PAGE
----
Here’s a handy room-by-room guide of specific things to do to keep pests at bay this spring.
Ants, among other common pests, are known to infest kitchen spaces because this room provides easy access to food and water sources. They often march one-by-one through the heart of the home while searching for crumbs left behind from dinner, sticky residue from liquid spills and overripe fruit sitting out on the countertop. Although you may make a concerted effort to keep the kitchen clean on a daily basis, there are still a few other projects you can do to make it less attractive to pests.
First, remove all of the items from your cabinets and pantry. Go through them and discard of stale spices and other dated items such as flour. These baking ingredients attract pantry pests, including several types of beetles, Indian meal moths and ants. Next, wipe down the inside of your cabinets and install fresh shelf paper. Then, pull out your appliances from the wall as much as possible and vacuum behind them. You might be surprised how much dust, dirt and crumbs you find! Lastly, give the kitchen counter and floor a good scrub-down. Wash them with a sponge and a squirt of dishwashing liquid mixed in a bucket of warm water.
Many pests like cockroaches and silverfish are attracted to moisture, so they are commonly found in bathrooms. Eliminating sources of water in the bathroom is the best way to prevent pest infestations, especially because this pest can only survive for one week without water. In addition to washing the shower curtain and liner, and cleaning out the medicine cabinet, you should check under the sink and around the tub and toilet to ensure there are no moisture issues from leaky pipes or faucets.
Rodents, spiders and a slew of other pests can make themselves at home in the basement. The main reason that pests often take up refuge in this underground space is because this room tends to harbor dark corners and clutter, which provides the ideal place for rodents and spiders to hide. Take some time to go through your valuables and eliminate clutter where possible. Steer clear from using cardboard boxes to store items, using plastic bins with secure lids instead. You should also be sure to seal any cracks or crevices with a silicone-based caulk that pests could use to enter your home. Remember, mice can fit through an opening the size of a dime and other small insects need only a paper-thin crack to gain entry.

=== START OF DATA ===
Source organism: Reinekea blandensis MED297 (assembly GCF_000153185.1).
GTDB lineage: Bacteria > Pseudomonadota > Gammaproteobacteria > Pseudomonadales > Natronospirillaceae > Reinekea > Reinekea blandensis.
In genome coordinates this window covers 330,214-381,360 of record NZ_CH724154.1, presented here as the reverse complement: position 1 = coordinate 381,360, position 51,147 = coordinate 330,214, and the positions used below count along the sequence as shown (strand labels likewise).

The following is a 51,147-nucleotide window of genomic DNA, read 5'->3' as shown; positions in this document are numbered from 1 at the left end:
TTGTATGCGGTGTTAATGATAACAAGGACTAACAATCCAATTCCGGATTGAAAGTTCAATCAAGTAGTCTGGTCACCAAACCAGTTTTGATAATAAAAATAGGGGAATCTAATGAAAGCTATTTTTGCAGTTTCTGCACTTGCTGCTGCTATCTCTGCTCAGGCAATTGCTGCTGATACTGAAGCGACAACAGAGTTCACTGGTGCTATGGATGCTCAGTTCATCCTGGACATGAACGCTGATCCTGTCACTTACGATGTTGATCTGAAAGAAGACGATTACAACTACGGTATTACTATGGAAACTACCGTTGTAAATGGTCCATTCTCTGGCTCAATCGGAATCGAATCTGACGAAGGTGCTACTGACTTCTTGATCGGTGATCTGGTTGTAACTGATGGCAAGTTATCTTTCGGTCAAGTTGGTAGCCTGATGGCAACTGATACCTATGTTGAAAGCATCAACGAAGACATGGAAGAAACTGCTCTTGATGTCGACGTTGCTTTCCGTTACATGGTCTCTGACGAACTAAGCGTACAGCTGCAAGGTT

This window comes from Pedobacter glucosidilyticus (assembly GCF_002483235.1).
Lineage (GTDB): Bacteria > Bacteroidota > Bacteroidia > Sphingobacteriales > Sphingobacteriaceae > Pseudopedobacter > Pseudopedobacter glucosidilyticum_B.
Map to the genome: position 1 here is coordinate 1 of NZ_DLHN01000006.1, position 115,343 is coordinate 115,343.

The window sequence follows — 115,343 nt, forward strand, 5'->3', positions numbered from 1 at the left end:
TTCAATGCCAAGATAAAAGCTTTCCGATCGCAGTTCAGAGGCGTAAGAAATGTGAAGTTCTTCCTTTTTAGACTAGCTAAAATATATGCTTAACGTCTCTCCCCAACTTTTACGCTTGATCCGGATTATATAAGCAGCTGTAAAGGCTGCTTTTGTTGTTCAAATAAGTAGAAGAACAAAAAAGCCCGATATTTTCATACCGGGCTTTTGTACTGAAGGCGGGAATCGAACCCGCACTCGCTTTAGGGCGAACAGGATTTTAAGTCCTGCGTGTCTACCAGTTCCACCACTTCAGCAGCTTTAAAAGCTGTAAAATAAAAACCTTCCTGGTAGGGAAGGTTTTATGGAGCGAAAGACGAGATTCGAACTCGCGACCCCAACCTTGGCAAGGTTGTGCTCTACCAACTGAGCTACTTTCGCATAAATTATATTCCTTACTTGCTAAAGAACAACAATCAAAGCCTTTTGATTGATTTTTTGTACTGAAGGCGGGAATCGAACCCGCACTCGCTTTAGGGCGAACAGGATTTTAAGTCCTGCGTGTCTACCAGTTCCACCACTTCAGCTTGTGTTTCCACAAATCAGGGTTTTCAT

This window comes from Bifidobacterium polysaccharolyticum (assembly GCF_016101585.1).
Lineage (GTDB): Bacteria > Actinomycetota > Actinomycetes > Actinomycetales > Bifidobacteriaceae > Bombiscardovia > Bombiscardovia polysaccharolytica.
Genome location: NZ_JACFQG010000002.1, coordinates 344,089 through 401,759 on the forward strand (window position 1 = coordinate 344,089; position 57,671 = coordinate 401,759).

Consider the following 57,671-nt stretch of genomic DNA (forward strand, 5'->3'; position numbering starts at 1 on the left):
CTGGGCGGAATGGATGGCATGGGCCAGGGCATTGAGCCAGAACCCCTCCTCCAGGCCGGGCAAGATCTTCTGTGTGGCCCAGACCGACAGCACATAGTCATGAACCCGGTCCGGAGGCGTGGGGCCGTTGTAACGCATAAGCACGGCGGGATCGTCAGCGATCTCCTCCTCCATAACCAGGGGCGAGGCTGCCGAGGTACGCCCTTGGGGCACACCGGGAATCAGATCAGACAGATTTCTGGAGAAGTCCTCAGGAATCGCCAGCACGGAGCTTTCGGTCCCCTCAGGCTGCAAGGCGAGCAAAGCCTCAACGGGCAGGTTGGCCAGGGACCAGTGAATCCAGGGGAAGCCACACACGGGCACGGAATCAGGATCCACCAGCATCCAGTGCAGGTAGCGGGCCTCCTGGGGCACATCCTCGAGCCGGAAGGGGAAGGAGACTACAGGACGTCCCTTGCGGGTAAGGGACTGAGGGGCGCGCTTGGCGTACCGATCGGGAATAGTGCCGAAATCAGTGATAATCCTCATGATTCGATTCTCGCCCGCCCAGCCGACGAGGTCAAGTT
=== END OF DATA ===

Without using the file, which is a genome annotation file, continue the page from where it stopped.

Once you complete your list of tasks inside, conduct an audit of your home’s perimeter, taking stock of any damage done over the winter months. Start on the roof by repairing fascia and rotted roof shingles, as some insects are drawn to deteriorating wood. Then, clean out clogged gutters and downspouts to ensure they are properly functioning before the April showers roll in. You may also find you need to repair ripped screens, replace weather-stripping and repair loose mortar around the foundation and windows.